President Obama Calls For A World Without Nuclear Weapons At Hiroshima

During his trip to Japan, President Barack Obama didn't apologize for the World War II bombing, but he did recognize it.
President Obama Calls For A World Without Nuclear Weapons At Hiroshima

President Barack Obama has become the first sitting U.S. president to visit Hiroshima, Japan.

"A flash of light and a wall of fire destroyed a city and demonstrated that mankind possessed the means to destroy itself," Obama said

His trip comes more than 70 years after the U.S. dropped the atomic bomb on the city, killing 140,000 people. 

Some in the U.S. have criticized the trip as an "apology tour." But the president and several administration officials said he wouldn't apologize for the bombing. 

And he didn't. But he did recognize the tragedy. 

"We have a shared responsibility to look directly into the eye of history and ask what we must do differently to curb such suffering again," Obama said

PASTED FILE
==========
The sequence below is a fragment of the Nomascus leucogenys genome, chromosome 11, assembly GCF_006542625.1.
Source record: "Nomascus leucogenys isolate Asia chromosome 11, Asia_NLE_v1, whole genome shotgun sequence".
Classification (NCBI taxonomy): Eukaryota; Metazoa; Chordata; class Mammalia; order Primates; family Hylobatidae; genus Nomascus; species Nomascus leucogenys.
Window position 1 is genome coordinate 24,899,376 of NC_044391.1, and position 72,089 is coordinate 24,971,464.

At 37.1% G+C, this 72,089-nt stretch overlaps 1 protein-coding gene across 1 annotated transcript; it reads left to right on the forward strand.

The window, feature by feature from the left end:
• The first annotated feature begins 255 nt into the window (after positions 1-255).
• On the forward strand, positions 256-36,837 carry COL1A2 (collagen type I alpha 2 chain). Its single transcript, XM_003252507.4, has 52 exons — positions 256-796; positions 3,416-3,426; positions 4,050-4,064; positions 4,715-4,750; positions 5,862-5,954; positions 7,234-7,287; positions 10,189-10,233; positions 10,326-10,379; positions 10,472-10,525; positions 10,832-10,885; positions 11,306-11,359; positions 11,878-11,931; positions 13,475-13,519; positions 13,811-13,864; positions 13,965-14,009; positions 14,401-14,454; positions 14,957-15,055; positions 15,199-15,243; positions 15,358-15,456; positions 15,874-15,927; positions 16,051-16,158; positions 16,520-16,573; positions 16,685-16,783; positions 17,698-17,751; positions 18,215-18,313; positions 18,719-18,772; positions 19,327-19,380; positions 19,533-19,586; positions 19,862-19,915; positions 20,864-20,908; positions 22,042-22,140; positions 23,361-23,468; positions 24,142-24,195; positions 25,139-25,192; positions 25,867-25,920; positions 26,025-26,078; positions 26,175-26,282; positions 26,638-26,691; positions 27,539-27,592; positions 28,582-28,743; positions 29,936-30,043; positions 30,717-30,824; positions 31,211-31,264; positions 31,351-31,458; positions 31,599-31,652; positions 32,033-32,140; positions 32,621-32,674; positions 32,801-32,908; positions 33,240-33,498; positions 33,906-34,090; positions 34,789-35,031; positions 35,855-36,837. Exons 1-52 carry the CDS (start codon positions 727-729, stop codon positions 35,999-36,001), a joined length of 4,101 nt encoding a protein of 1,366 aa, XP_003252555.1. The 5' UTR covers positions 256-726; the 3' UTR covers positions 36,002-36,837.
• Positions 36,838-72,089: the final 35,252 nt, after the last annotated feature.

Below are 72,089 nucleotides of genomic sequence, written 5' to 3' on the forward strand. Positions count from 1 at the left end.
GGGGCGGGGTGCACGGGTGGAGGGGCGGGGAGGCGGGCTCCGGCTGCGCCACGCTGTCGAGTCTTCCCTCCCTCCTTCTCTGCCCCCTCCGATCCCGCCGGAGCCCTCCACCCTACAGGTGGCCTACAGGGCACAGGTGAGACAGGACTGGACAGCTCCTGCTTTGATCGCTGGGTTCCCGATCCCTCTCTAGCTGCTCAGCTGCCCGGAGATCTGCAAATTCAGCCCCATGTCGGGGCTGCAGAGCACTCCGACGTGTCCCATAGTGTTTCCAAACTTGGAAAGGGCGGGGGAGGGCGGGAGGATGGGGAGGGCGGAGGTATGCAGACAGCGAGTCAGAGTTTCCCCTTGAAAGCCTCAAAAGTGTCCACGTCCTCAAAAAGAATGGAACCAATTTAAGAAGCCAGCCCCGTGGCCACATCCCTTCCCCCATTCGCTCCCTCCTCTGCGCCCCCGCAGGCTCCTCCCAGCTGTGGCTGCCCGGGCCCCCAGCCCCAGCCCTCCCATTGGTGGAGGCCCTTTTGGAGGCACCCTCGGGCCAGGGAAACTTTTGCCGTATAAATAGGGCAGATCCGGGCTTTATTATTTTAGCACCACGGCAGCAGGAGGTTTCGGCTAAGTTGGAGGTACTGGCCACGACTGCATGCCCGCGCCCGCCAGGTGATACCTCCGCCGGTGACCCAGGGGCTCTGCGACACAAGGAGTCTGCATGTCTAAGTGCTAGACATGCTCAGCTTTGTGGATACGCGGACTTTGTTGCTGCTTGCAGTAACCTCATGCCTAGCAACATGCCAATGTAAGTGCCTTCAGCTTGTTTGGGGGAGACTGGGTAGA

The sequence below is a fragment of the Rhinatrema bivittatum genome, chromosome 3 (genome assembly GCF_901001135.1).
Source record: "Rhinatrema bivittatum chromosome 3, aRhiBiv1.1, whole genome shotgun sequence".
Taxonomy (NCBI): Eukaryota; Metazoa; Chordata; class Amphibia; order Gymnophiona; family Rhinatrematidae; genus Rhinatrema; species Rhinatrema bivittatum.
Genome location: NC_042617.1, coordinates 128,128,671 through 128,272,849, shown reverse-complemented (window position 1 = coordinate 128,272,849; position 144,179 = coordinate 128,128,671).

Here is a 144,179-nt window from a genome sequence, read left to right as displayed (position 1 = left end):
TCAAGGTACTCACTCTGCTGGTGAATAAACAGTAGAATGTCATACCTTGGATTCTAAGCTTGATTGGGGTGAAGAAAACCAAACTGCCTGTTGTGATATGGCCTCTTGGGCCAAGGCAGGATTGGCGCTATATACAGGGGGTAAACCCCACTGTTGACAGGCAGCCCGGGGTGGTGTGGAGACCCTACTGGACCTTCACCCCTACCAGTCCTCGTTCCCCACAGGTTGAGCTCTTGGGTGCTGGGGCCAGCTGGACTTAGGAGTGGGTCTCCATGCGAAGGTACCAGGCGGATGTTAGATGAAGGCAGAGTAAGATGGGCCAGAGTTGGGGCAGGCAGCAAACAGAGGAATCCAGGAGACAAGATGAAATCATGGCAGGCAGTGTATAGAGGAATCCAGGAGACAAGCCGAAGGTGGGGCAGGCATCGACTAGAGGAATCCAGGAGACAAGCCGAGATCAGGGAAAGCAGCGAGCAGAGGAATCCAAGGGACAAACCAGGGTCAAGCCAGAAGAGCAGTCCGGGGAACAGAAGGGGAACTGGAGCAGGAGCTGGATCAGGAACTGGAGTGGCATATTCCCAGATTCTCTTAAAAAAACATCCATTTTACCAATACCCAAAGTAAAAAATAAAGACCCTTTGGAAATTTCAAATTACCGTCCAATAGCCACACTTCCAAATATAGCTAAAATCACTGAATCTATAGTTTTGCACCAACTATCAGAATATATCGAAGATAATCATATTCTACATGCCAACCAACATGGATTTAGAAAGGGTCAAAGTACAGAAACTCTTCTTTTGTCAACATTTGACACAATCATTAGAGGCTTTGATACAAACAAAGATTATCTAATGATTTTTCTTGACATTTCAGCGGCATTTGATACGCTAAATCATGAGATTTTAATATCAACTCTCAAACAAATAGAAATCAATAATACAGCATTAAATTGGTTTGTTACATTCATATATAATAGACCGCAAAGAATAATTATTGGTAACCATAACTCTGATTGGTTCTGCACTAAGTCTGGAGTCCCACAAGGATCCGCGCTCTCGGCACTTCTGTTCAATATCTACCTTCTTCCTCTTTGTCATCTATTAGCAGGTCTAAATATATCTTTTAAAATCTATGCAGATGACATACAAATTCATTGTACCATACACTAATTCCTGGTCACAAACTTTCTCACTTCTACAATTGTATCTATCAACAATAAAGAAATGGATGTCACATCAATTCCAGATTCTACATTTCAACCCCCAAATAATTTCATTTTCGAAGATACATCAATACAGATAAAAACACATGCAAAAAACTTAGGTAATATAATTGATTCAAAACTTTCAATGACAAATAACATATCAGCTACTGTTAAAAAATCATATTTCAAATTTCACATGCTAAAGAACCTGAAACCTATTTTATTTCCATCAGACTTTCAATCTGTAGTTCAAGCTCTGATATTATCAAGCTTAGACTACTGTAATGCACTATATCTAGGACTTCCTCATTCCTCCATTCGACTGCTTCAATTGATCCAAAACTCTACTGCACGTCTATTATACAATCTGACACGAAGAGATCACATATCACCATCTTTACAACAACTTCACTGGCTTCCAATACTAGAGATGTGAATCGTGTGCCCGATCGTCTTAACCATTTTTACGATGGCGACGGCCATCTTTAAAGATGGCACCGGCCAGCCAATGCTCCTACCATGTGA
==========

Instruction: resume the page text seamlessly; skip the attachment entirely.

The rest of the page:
Before the speech, he also wrote in the Hiroshima museum's guest book, "Let us now find the courage, together, to spread peace, and pursue a world without nuclear weapons."

It's that stance that helped Obama win the Nobel Peace Prize in 2009.

"Even as we make difficult decisions about going to war, we must also think clearly about how we fight it," Obama said in his Nobel lecture

This video includes clips from Nobel Prize and The White House and images from Getty Images, U.S. Government and The U.S. National Archives and Records Administration

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